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Acute Promyelocytic Leukemia (APL) Treatment

Also called: APL, acute myeloid leukemia (AML) M3; leukemia, acute promyelocytic

Acute promyelocytic leukemia (APL) is cancer of the blood and bone marrow. Bone marrow is a soft, sponge-like tissue in the center of many bones. It makes blood cells.

In APL, the bone marrow makes too many blood cells that do not work correctly. People with APL do not have enough healthy white blood cells and platelets. As a result, they are at high risk for infection and bleeding.

APL is a form of acute myeloid leukemia. About 1% (1 in 100) of childhood leukemias are APL. It is most often diagnosed in children of Hispanic or Mediterranean descent. It is rare in children younger than age 3. The average age of diagnosis is 8–10 years.

Acute promyelocytic leukemia symptoms

Symptoms of APL may include:

  • Bleeding that is hard to stop, even from a small cut
  • Blood in the urine
  • Heavy nosebleeds
  • Bleeding gums
  • Easy bruising
  • Fever
  • Infections
  • Low red blood cell count
  • Paleness
  • Feeling tired
  • Loss of appetite
  • Unexplained weight loss

Acute promyelocytic leukemia causes

Most cases of APL are caused by changes in 2 genes. A gene change that causes the gene not to work properly is called a mutation. This mutation causes an abnormal protein. The mutations are not inherited.

Acute promyelocytic leukemia diagnosis

Lab tests can show if the abnormal protein is in the blood. Tests to diagnose leukemia in children also include:

  • Blood tests, including complete blood count and blood chemistry
  • Bone marrow biopsy
  • Chest x-ray

Acute promyelocytic leukemia treatment

The main treatment for APL includes 2 medicines: all-trans retinoic acid (ATRA) and arsenic trioxide. ATRA is similar to vitamin A.

Treatment is based on whether the child’s leukemia is standard risk or high risk. Risk is based on the number of white blood cells a child has at diagnosis.

The goal of treatment is to get rid of the cancer with as few side effects as possible. A high-risk case has a higher chance of not responding to treatment or coming back after treatment. So, a child with a high-risk form of APL may get more medicines than a child with a low-risk case.

Treatment of APL has 2 phases:

  • Induction. Children get treatment with ATRA and arsenic trioxide. High-risk patients may also get dexamethasone and chemotherapy (usually idarubicin). This phase may take 1–2 months.
  • Consolidation and maintenance. This phase includes treatment with ATRA, arsenic trioxide, and chemotherapy. The goal is to get rid of any remaining cancer cells. This phase may take several months. The length of this treatment phase varies. It depends on the risk group.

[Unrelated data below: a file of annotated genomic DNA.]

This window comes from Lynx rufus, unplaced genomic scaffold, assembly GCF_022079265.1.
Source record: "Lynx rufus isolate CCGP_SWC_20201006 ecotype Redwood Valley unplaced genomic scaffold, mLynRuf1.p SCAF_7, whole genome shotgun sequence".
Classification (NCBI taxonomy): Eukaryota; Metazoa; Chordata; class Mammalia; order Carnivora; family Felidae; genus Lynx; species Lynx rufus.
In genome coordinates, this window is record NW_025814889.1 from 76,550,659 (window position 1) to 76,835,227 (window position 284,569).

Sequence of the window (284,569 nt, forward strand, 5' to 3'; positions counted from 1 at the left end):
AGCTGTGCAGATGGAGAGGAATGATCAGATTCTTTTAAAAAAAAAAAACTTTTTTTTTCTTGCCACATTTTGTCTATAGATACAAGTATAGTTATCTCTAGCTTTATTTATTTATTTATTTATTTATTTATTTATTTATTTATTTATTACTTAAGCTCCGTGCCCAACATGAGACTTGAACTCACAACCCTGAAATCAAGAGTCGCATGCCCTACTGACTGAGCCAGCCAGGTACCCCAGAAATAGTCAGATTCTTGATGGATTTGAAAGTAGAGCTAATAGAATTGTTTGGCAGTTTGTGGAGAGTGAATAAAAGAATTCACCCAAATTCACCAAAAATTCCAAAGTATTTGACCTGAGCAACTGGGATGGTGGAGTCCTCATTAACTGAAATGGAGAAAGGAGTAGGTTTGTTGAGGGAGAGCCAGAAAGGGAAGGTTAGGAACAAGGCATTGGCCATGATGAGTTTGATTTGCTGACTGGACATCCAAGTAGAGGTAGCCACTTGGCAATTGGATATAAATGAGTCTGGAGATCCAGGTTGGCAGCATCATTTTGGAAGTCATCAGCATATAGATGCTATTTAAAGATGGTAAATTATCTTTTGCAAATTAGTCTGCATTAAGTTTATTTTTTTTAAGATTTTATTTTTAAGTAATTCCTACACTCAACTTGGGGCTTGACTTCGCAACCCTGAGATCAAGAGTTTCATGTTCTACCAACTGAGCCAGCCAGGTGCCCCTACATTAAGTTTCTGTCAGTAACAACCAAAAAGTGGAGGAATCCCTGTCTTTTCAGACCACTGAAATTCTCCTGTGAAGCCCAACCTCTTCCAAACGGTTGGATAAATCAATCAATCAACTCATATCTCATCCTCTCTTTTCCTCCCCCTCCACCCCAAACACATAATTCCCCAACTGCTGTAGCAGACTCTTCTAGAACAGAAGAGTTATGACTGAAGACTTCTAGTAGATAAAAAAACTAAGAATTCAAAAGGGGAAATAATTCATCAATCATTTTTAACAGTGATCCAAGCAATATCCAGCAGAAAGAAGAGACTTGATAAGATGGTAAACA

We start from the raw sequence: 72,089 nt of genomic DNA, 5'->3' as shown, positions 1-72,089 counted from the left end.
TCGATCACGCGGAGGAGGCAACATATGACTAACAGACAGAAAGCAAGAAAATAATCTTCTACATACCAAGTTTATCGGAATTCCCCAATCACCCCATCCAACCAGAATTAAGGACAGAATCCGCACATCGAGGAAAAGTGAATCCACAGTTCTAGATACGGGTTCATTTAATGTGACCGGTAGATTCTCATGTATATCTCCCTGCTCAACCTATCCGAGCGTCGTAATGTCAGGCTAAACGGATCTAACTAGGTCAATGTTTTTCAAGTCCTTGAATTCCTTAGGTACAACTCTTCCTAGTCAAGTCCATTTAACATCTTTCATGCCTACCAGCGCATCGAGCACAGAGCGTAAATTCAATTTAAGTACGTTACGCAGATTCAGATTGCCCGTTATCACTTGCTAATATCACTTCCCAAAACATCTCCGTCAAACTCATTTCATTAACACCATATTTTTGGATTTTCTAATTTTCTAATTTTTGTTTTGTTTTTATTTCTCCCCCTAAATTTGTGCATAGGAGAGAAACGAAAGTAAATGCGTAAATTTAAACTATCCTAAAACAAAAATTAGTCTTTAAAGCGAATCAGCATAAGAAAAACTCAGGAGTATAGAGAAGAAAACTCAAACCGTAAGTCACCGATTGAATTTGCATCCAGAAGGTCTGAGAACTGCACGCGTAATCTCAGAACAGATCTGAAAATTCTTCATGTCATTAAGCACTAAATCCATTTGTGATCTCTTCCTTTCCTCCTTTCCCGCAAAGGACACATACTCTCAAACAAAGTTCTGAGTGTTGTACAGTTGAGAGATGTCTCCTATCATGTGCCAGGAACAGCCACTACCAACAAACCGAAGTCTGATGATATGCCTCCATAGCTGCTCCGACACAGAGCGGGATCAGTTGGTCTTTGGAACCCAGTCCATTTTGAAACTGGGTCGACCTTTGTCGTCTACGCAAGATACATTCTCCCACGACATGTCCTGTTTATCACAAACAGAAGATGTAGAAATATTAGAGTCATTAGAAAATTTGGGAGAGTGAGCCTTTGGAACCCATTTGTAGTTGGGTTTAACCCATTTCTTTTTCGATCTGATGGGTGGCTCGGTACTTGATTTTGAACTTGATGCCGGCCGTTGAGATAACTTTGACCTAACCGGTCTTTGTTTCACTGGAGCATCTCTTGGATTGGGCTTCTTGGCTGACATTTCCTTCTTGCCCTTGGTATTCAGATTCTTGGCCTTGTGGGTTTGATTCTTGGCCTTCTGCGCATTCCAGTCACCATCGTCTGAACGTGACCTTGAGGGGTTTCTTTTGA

Researchers are studying if using ATRA and arsenic trioxide, with or without the medicine gemtuzumab ozogamicin (GO), can work well without needing more chemotherapy. GO is an immunotherapy medicine.

If APL returns, most children can be successfully treated with arsenic trioxide. It may be combined with chemotherapy and stem cell (bone marrow) transplant.

Acute promyelocytic leukemia prognosis

More than 90% (9 in 10) patients treated for APL are considered cured.

Acute promyelocytic leukemia care at St. Jude

  • St. Jude offers a dedicated team of specialists to meet the needs of children with APL, including:
    • Surgeons, doctors, and nurses who treat this cancer
    • Doctors who specialize in radiation therapy and pathology (making a diagnosis by looking at tumor tissue under the microscope)
    • Experts in diagnostic imaging and nuclear medicine
    • Genetic counselors
    • Clinical dietitians
    • Child life specialists
    • Psychologists
    • Researchers and scientists

More reasons to choose St. Jude for care include:

  • We are consistently ranked among the best childhood cancer centers in the nation by US News & World Report. 
  • At St. Jude, we have created an environment where children can be children and families can be together.  
  • We lead more clinical trials for childhood cancer than any other hospital in the U.S.  
  • St. Jude is the only National Cancer Institute–designated Comprehensive Cancer Center just for children. A Comprehensive Cancer Center meets rigorous standards for research that use the most advanced treatments available. Our goal is to treat every develops new and better approaches to prevent, diagnose, and treat cancer. 
  • The nurse-to-patient ratio at St. Jude is about 1:3 in oncology and 1:1 in the Intensive Care Unit. 
  • Patients may be able to get expert, compassionate care and treatment closer to their homes through the St. Jude Affiliate Program. 

Acute promyelocytic leukemia clinical trials

St. Jude offers clinical trials and cancer research studies for children, teens, and young adults for acute promyelocytic leukemia. Learn more about clinical research at St. Jude.

Our team includes doctors trying to cure the disease but also services in nutrition, rehabilitation, nursing, education, psychology, social work, and child life. This expert team supports each child through diagnosis, treatment, and recovery.

There are no open clinical trials for acute promyelocytic leukemia at this time.

Browse open clinical trials

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Seeking treatment at St. Jude

Patients accepted to St. Jude must have a disease we treat and must be referred by a physician or other qualified medical professional. We accept most patients based on their ability to enroll in an open clinical trial.

How to seek treatment

Contact the Physician / Patient Referral Office

Call: 1-888-226-4343 (toll-free) or 901-595-4055 (local)  | Fax: 901-595-4011 | Email: | 24-hour pager: 1-800-349-4334


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